To correct or improve the sound and performance of a drone, beyond reed selection or manipulation, is sometimes art and sometimes science. All the internal and external dimensions are working in concert with one another and to adjust one such dimension may have a positive or negative effect on sound and performance.
Some time ago I came into possession of a well-made bagpipe of undetermined origin that did not behave properly. The tenor drones wanted to tune very low on the pin and any attempts to get them to tune higher resulted in a very rough, coarse sound. I tried just about everything I could think of and finally isolated the problem. The tuning chambers were huge. I slide a brass sleeve into place and the drone immediately and dramatically improved its sound and behavior. It tuned at the hemp line and the coarseness disappeared. I have also sleeved the bottom section of bass drones to improve performance.
My only advice in these matters is if you canít afford to throw it away and have a replacement part built, donít mess with it.
I do not recommend radical experimentation unless you are highly skilled, both as a piper and in machining. In my experience, there are no guaranteed results. If you have a drone that is rough sounding, or has excessive "growl" I would first experiment with various reeds to minimize or eliminate the problem. If the problem cannot be corrected within your own abilities or reach thereof, I would be inclined to abandon the drones in favor of a better performing set.
There are many tales of drone designs or flaws having an impact on drone performance. One of the silliest is that manufacturers strive for a rifling effect, to twist the air as it ascends the drone. Rubbish! (Scottish termonology for "bull") Any such marking on a drone is accidental scoring due to faulty tooling or workmanship. The inside bore should be smooth, without checks, burrs, chips, chatters, or uneven walls. This last flaw is caused by inferior boring tools or methods. I have witnessed many drones that had a "bubble" half way down the bore. This may not have an overwhelming negative effect, provided the bore is smooth. If the bubble is rough and uneven, then sound problems will be apparent.
Modest roughness in the inside bore may or may not present a problem. If one is so inclined the bore can be polished smooth. I should warn that any attempts to alter the inside of the drone can severely damage the drone, requiring costly repair or replacement. I am aware of one individual that split his Henderson drone in such an attempt.
I like to give the bores a healthy dose of bore oil in advance of any polishing. This restores some of the flexibility within the wood. I rig a wire probe with "000" grade steel wool wrapped around the probe end and doused in bore oil. I insert the other end of the probe in a hand held power drill and gently, slowly, ease the probe through the entire length of the section in hand. You can best judge your progress by how much resistance the probe is experiencing. If the resistance is too great, you can damage the bore or split the drone. It's better to start with a small amount of steel wool and increase a few strands at a time until the desired tension is felt and enough pressure is created to burnish the oil into the Blackwood. Cautiously following this method, you can polish most bores to a shiny, smooth finish.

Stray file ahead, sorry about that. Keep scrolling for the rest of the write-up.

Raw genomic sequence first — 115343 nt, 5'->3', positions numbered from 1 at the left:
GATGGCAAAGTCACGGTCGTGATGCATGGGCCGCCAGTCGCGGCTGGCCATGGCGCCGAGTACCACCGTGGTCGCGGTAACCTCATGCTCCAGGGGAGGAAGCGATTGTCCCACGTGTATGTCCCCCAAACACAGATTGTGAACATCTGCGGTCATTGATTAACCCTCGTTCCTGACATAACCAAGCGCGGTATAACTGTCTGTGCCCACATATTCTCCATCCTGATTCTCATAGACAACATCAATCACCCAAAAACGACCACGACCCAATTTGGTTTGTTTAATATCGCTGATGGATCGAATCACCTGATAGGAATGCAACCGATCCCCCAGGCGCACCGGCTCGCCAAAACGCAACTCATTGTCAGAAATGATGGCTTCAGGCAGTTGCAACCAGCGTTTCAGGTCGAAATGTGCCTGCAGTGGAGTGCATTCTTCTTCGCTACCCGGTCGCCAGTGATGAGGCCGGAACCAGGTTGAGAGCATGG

Sometimes, tuning chambers will wear unevenly or they have been bored incorrectly by the maker. You will notice that the hemped tenor does not move smoothly and evenly through the tuning chamber. It is inclined to be tight in one spot and loose in another. If this becomes a problem, they should be entrusted to a professional bagpipe maker for re-boring. This is not a job for an amateur or for amateur tools.
In order for drones to perform at their peak, the top section of bass and tenor drones should be fully extended to the bottom of the hemp line on the tuning pin. This allows for the greatest use of the tuning chamber, producing full resonance. Quite noticeably, the same drone, differently addressed to tune low on the tuning pin, will sound dull and lifeless. There are no sound issues involving where the mid-section tunes on the bass bottom section. It's fine for the mid-section to tune low on the pin provided no other issues exist.
A number of items contribute to the drone tuning in the proper position. First of all is the selection of reeds. The synthetic reeds come in a variety of shapes, sizes and materials. Some are better suited for a particular make of bagpipe than another. All of these reeds come with the manufactureís instructions for adjustment.
If you play cane reeds, the narrower reeds are generally sharper in pitch than fatter reeds. Reeds with shorter tongues are sharper than reeds with longer tongues. Reeds seated deeper into the reed seat will incline the drone to tune further rather than nearer to the base of the tuning pin. We will discuss working with reeds later.
Some drones tune in the minimum performance area as a result of design. Letís take the tenor drone. Performance starts somewhere in the stock. Then we have the reed seat, the bottom section length and bore, the width and depth of the top section tuning chamber, the small bore within the top section, the bell, and finally the bush exit bore. All of these, along with other characteristics of the particular reed, work in concert to determine drone sound and performance.